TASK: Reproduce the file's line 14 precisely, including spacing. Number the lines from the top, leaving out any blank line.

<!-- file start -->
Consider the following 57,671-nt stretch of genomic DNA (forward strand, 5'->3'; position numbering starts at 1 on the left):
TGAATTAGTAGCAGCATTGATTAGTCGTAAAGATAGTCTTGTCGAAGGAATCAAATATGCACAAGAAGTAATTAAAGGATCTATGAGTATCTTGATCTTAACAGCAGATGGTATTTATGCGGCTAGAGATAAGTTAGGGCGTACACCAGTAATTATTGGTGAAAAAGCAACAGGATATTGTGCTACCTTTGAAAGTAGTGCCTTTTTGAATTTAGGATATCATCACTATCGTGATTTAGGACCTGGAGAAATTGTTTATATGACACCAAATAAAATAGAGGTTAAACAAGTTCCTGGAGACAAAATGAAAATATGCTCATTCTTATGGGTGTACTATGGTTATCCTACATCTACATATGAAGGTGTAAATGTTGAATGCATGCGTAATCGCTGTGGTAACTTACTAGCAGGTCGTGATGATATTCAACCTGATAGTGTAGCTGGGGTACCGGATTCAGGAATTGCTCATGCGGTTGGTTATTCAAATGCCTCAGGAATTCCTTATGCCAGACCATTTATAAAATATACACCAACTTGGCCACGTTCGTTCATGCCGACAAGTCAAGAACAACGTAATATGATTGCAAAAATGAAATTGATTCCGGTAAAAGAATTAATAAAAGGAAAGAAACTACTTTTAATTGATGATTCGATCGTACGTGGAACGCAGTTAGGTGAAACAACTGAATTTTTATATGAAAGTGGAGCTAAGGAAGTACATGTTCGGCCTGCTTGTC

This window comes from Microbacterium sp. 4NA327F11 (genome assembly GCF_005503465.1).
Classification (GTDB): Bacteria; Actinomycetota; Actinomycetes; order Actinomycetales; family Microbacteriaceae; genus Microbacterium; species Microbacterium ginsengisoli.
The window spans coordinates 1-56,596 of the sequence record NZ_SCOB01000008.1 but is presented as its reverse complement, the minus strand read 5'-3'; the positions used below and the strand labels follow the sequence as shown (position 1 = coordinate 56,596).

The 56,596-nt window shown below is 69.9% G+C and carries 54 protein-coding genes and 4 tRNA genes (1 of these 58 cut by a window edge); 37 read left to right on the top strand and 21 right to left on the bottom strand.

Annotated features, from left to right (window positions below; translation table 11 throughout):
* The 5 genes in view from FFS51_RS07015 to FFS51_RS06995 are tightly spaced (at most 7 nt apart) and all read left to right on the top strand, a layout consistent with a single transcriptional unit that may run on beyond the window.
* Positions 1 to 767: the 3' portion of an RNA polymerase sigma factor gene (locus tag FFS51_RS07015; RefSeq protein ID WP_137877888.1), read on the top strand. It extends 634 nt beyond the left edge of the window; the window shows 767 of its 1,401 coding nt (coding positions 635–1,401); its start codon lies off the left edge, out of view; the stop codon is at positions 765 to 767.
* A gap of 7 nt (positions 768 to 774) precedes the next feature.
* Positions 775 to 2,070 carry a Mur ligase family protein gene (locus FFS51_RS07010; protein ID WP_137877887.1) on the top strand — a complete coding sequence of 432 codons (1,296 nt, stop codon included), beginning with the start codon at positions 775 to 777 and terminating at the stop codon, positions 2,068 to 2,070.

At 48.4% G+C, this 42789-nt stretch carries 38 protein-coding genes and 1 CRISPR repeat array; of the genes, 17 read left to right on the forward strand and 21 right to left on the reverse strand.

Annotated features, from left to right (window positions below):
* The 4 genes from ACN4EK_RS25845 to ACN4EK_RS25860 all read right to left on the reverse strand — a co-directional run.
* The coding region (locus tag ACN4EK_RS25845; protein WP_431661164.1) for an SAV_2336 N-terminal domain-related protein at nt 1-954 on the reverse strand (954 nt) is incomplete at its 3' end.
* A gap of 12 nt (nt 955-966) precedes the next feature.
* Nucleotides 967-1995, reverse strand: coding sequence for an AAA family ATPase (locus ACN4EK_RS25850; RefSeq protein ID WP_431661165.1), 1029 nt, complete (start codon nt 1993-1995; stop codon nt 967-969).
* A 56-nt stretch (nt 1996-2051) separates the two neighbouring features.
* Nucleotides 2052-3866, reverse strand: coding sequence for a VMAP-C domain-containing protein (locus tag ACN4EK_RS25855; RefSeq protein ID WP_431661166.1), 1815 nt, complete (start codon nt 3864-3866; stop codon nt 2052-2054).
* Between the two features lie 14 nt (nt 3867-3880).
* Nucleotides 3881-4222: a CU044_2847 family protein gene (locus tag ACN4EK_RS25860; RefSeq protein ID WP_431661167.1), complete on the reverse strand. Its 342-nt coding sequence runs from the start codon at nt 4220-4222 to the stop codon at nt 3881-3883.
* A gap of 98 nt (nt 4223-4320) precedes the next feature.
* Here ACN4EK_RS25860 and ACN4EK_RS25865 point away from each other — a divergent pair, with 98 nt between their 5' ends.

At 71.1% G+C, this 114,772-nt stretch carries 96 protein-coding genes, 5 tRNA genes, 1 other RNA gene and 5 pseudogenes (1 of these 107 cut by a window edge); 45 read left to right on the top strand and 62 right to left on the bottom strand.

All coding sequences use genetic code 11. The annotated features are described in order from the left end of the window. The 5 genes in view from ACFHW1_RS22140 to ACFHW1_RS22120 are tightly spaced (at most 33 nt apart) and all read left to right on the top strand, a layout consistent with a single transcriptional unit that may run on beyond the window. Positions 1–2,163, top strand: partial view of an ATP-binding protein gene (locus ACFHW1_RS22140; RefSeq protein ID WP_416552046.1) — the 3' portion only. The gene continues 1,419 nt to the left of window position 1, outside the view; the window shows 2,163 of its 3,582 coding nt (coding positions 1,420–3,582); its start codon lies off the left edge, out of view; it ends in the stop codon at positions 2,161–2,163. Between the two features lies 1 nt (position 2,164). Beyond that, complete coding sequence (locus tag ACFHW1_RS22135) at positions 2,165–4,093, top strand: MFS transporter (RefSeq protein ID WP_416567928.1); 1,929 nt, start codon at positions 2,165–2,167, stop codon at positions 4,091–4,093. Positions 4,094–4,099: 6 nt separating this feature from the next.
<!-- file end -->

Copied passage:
* The 4 genes from ACN4EK_RS25845 to ACN4EK_RS25860 all read right to left on the reverse strand — a co-directional run.